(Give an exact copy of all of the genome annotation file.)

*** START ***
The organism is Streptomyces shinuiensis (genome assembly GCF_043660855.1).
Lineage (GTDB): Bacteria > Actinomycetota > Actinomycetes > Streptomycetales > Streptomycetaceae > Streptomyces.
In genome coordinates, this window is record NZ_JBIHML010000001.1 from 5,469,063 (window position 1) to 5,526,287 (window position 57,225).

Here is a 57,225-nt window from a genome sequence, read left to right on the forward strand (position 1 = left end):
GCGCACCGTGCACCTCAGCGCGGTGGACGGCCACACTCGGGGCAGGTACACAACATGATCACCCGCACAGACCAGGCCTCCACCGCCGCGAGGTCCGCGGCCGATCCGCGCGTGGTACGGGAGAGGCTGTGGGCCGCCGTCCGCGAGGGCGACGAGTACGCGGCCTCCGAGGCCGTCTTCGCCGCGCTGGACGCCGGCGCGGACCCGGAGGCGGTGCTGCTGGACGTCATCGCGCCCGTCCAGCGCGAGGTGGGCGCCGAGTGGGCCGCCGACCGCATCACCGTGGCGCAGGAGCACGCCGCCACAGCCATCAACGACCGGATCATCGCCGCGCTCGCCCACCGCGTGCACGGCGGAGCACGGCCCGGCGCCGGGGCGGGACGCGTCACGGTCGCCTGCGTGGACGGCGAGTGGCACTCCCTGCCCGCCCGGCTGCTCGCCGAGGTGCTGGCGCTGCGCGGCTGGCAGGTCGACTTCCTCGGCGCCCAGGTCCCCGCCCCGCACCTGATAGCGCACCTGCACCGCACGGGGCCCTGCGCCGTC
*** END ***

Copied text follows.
The organism is Streptomyces shinuiensis (genome assembly GCF_043660855.1).
Lineage (GTDB): Bacteria > Actinomycetota > Actinomycetes > Streptomycetales > Streptomycetaceae > Streptomyces.
In genome coordinates, this window is record NZ_JBIHML010000001.1 from 5,469,063 (window position 1) to 5,526,287 (window position 57,225).

Here is a 57,225-nt window from a genome sequence, read left to right on the forward strand (position 1 = left end):
GCGCACCGTGCACCTCAGCGCGGTGGACGGCCACACTCGGGGCAGGTACACAACATGATCACCCGCACAGACCAGGCCTCCACCGCCGCGAGGTCCGCGGCCGATCCGCGCGTGGTACGGGAGAGGCTGTGGGCCGCCGTCCGCGAGGGCGACGAGTACGCGGCCTCCGAGGCCGTCTTCGCCGCGCTGGACGCCGGCGCGGACCCGGAGGCGGTGCTGCTGGACGTCATCGCGCCCGTCCAGCGCGAGGTGGGCGCCGAGTGGGCCGCCGACCGCATCACCGTGGCGCAGGAGCACGCCGCCACAGCCATCAACGACCGGATCATCGCCGCGCTCGCCCACCGCGTGCACGGCGGAGCACGGCCCGGCGCCGGGGCGGGACGCGTCACGGTCGCCTGCGTGGACGGCGAGTGGCACTCCCTGCCCGCCCGGCTGCTCGCCGAGGTGCTGGCGCTGCGCGGCTGGCAGGTCGACTTCCTCGGCGCCCAGGTCCCCGCCCCGCACCTGATAGCGCACCTGCACCGCACGGGGCCCTGCGCCGTC